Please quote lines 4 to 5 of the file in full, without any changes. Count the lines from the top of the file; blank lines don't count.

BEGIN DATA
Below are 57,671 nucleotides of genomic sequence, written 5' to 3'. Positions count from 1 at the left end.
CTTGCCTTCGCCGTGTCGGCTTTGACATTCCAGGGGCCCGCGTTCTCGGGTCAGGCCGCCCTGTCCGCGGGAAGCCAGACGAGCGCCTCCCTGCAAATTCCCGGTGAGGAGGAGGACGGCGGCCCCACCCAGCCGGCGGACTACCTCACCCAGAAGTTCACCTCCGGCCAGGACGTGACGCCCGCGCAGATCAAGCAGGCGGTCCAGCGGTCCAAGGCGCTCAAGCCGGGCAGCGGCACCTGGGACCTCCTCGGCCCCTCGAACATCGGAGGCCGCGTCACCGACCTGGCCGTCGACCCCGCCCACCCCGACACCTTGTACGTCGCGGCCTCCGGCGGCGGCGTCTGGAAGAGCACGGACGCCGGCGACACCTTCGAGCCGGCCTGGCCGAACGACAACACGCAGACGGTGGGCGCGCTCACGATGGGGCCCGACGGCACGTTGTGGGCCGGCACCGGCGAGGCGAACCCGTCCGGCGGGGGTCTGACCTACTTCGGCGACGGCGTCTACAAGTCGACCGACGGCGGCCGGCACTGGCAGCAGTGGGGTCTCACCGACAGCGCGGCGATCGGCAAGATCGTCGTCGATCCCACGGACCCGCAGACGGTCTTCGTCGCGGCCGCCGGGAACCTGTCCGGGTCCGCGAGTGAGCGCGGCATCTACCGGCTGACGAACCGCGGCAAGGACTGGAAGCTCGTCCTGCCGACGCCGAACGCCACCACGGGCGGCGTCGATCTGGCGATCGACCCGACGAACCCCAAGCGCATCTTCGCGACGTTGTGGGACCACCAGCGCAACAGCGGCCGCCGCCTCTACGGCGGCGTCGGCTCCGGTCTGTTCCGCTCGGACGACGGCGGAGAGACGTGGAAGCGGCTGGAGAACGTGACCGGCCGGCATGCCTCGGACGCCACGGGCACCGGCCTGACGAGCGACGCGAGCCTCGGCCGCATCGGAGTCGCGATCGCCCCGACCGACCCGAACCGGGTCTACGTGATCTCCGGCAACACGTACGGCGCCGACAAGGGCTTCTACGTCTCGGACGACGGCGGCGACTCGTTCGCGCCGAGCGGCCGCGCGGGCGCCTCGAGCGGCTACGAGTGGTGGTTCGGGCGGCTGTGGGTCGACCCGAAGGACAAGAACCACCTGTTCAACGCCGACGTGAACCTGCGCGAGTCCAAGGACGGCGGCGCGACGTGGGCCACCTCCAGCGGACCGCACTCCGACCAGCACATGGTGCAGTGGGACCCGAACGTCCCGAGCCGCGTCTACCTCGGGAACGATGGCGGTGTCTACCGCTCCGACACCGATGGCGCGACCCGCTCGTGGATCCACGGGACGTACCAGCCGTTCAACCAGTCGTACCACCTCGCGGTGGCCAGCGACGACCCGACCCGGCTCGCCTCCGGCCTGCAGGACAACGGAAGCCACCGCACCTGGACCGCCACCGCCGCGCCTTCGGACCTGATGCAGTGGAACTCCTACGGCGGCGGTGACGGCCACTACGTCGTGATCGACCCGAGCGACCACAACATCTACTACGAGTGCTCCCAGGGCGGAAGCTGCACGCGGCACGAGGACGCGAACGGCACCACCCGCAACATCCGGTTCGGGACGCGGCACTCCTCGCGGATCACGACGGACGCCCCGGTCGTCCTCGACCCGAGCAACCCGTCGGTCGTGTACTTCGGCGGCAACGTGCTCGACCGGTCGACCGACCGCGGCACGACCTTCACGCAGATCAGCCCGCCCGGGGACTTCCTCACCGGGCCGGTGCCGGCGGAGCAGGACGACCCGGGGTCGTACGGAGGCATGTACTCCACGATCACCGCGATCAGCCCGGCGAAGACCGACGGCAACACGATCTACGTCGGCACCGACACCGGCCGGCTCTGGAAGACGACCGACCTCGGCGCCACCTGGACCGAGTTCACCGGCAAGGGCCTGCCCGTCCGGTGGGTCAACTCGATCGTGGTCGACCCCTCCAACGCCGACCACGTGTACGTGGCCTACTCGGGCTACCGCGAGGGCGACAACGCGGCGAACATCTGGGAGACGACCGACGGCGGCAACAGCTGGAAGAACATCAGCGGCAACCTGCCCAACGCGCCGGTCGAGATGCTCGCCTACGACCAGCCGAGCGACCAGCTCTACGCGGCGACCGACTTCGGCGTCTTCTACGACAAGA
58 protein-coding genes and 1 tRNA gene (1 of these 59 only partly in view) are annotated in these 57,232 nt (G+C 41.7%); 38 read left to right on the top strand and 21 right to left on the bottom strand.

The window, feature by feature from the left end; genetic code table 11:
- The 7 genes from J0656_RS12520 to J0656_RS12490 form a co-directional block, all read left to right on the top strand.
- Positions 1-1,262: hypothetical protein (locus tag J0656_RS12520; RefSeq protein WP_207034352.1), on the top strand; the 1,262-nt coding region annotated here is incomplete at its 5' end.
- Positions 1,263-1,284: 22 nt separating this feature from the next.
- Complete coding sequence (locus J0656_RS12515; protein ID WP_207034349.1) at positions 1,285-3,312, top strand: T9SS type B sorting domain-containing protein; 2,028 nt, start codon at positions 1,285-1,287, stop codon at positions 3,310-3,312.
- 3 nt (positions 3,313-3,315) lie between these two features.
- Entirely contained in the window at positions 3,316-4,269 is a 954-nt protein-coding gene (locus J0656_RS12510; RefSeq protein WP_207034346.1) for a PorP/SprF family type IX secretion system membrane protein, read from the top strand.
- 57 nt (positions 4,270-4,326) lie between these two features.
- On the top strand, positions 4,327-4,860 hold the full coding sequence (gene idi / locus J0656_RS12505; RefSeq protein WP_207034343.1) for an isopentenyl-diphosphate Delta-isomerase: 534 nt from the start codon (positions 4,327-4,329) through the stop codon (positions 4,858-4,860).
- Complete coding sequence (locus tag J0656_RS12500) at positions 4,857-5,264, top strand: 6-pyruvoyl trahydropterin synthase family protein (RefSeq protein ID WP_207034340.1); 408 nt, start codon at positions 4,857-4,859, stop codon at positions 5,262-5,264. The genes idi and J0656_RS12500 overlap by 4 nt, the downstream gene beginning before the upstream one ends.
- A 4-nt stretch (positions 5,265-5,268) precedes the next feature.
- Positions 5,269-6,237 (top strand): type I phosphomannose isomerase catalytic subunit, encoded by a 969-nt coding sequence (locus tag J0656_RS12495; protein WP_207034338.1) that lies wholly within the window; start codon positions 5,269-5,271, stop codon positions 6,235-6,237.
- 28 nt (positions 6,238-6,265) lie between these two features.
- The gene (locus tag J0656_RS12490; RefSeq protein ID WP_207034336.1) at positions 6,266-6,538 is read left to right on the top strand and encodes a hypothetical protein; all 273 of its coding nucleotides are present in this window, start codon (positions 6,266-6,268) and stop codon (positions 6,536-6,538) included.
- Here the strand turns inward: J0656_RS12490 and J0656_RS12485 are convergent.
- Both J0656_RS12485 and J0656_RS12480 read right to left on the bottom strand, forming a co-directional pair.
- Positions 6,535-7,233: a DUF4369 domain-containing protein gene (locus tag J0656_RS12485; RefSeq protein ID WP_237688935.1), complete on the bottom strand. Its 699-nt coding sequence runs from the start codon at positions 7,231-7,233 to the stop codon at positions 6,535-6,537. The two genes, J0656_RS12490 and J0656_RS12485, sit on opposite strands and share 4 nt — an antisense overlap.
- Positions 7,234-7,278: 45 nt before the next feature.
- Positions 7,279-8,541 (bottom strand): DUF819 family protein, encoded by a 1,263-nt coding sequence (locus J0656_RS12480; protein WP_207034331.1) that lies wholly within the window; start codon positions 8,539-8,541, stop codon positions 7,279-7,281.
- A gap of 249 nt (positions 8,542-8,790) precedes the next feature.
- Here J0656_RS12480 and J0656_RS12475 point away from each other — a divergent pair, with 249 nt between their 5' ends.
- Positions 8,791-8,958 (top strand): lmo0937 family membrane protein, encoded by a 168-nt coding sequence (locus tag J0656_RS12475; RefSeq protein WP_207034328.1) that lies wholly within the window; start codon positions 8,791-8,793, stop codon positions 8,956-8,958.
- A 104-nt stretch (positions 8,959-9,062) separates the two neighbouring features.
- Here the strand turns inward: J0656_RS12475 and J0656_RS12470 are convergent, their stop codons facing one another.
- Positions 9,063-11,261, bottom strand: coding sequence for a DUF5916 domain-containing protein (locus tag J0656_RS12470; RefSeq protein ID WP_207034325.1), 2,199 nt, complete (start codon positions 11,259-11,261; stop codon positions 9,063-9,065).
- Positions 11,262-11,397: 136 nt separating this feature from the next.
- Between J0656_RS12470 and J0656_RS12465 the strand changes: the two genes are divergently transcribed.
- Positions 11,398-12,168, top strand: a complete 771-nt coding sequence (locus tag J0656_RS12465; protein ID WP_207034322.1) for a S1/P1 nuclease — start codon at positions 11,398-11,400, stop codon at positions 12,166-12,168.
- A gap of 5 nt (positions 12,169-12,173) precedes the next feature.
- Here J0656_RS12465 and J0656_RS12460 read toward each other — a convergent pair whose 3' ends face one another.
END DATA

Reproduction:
The window, feature by feature from the left end; genetic code table 11:
- The 7 genes from J0656_RS12520 to J0656_RS12490 form a co-directional block, all read left to right on the top strand.